I'm surprised you said that the GEneral tires didn't last; my experience with them is that they wear like iron and have similar traction. There is a BIG difference between different tires as to how fast you can brake, and honestly, most Generals aren't that good.
nate
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First off, if you live "up north" get REAL snow tires -- the ones with the "winter mark" of a snow flake and mountain on the side. Run those in the winter and something else in the summer. They are unbelievably better than all-weather.
Second, don't get the MIchelins. I have a set of Artic Alpins a while back and they were horrid.
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Buying tires can be confusing. I worked at an engineering firm that designed tires. Generally, you sacrifice one feature for another. A new tire is better than any brand of an older tire. Decide what kind of driving you do. I'd pick from the top 4 or 5 brands (USA or Canada). I like treads that help prevent hydroplaning and don't need off-road, ice/snow, run-flats.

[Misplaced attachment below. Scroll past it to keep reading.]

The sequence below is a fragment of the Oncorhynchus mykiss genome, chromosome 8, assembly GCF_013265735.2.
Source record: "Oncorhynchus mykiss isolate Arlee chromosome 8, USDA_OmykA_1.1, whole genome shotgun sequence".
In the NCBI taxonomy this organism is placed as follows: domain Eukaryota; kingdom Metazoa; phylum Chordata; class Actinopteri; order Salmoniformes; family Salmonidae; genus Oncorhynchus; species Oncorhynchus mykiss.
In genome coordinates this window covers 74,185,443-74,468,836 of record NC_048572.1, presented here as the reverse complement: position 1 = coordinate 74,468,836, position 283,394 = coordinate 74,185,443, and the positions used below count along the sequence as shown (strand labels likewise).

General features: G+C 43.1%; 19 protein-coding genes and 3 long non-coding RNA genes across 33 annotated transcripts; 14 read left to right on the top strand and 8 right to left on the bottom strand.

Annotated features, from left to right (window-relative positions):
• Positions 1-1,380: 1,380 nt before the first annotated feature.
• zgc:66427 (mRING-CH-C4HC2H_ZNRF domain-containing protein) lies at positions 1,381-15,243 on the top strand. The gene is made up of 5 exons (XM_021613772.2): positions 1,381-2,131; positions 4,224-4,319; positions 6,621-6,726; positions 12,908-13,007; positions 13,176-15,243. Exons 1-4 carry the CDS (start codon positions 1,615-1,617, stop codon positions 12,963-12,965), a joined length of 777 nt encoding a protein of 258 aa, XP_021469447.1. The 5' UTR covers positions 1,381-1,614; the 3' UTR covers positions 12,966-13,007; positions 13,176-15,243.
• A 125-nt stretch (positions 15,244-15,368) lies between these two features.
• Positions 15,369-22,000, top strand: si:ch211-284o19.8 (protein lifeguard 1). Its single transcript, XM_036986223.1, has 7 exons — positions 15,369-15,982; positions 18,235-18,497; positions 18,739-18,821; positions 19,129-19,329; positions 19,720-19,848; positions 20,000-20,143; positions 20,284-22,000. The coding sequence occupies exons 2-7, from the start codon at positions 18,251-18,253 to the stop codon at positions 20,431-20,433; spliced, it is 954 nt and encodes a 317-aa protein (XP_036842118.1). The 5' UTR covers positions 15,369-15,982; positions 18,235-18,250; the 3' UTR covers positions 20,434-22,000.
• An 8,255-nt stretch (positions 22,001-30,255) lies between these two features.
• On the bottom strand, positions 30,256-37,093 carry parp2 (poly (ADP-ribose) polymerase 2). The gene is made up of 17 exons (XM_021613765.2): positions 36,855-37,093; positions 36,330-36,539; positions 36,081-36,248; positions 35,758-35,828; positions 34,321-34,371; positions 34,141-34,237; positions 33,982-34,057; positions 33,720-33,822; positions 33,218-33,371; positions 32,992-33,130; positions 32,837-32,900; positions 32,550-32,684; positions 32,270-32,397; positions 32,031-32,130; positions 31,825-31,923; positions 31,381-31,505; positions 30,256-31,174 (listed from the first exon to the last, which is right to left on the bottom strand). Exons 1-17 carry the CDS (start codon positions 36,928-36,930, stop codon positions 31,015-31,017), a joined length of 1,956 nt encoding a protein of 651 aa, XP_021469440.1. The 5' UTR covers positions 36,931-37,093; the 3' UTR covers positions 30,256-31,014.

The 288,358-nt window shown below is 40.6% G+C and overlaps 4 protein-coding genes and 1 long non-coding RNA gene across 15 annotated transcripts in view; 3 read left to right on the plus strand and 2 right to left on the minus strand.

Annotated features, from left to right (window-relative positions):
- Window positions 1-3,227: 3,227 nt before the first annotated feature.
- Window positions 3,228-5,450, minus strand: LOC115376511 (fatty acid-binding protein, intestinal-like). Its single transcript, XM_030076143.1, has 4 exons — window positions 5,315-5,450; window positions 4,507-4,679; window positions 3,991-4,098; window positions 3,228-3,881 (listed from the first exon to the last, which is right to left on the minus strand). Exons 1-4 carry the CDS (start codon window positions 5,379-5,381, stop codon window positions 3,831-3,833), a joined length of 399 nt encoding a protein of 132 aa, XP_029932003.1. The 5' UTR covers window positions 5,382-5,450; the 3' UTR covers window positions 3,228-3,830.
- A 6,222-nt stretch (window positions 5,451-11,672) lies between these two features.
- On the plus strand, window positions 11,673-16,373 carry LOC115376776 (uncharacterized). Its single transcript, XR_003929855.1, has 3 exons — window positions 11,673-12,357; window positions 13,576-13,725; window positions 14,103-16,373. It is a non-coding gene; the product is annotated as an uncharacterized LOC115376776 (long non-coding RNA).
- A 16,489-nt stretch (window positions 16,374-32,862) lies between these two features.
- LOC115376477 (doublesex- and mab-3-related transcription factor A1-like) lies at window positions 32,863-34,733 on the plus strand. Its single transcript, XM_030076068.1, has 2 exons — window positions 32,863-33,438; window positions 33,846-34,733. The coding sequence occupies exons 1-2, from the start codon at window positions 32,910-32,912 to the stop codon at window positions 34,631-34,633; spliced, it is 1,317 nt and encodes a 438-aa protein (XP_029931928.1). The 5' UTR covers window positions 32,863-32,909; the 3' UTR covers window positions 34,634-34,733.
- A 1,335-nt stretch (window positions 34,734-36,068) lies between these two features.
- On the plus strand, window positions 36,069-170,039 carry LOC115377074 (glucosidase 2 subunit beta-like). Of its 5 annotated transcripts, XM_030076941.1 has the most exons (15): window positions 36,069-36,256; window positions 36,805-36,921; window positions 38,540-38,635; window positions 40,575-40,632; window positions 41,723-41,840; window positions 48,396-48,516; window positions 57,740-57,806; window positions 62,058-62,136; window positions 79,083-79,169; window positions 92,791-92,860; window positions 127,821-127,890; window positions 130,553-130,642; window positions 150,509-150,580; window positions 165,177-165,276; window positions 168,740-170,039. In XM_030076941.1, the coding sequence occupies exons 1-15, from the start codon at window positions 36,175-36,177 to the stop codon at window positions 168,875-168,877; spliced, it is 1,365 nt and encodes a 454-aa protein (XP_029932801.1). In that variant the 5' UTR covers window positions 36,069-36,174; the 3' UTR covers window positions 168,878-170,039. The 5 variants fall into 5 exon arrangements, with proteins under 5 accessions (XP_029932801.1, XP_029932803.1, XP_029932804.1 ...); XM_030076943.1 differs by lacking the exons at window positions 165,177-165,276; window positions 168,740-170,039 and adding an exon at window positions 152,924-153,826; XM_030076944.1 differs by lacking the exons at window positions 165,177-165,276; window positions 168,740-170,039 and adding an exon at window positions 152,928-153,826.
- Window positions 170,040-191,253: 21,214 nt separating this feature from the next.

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A few sites have complete tire ratings of tread life, wet and dry traction, etc etc, find a site and do your own comparisons.
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see: http://en.wikipedia.org/wiki/Tire
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Bob wrote:

Read half-dozen or so other replies so far...
Generally ( :) ), I'd say the ones w/ a specific brand recommendation or warning against a particular brand (so far, there's one brand w/ both) are the same as the proscriptions/recommendations commonly found here for paint -- by brand alone it's almost impossible to correlate. ALL major manufacturers build tires for a range of price and performance points.
As someone else noted, the OEM tires on light duty trucks are, in general (there it is again :) ), based on initial cost and usually more for ride than either traction or treadwear. 30k from an initial set isn't too bad, probably. As a brand, General makes tires that are quite serviceable as well.